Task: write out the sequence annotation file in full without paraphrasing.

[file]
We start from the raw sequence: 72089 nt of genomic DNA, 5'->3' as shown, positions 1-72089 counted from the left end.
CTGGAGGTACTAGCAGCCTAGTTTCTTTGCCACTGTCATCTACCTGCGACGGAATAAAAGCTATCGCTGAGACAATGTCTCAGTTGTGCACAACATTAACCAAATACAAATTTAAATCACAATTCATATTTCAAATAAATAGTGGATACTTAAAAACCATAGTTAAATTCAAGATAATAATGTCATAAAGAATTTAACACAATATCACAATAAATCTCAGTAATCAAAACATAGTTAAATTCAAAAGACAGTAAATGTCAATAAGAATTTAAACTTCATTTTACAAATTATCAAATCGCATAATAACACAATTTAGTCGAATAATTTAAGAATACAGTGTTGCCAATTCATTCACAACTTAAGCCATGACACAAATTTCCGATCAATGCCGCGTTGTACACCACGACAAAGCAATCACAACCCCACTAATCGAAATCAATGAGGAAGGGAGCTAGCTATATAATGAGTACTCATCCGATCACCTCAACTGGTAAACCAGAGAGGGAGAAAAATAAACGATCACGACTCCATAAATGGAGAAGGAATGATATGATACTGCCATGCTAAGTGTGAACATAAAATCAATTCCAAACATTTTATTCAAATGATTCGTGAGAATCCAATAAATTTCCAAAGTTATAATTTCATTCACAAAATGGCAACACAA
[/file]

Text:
We start from the raw sequence: 72089 nt of genomic DNA, 5'->3' as shown, positions 1-72089 counted from the left end.
CTGGAGGTACTAGCAGCCTAGTTTCTTTGCCACTGTCATCTACCTGCGACGGAATAAAAGCTATCGCTGAGACAATGTCTCAGTTGTGCACAACATTAACCAAATACAAATTTAAATCACAATTCATATTTCAAATAAATAGTGGATACTTAAAAACCATAGTTAAATTCAAGATAATAATGTCATAAAGAATTTAACACAATATCACAATAAATCTCAGTAATCAAAACATAGTTAAATTCAAAAGACAGTAAATGTCAATAAGAATTTAAACTTCATTTTACAAATTATCAAATCGCATAATAACACAATTTAGTCGAATAATTTAAGAATACAGTGTTGCCAATTCATTCACAACTTAAGCCATGACACAAATTTCCGATCAATGCCGCGTTGTACACCACGACAAAGCAATCACAACCCCACTAATCGAAATCAATGAGGAAGGGAGCTAGCTATATAATGAGTACTCATCCGATCACCTCAACTGGTAAACCAGAGAGGGAGAAAAATAAACGATCACGACTCCATAAATGGAGAAGGAATGATATGATACTGCCATGCTAAGTGTGAACATAAAATCAATTCCAAACATTTTATTCAAATGATTCGTGAGAATCCAATAAATTTCCAAAGTTATAATTTCATTCACAAAATGGCAACACAA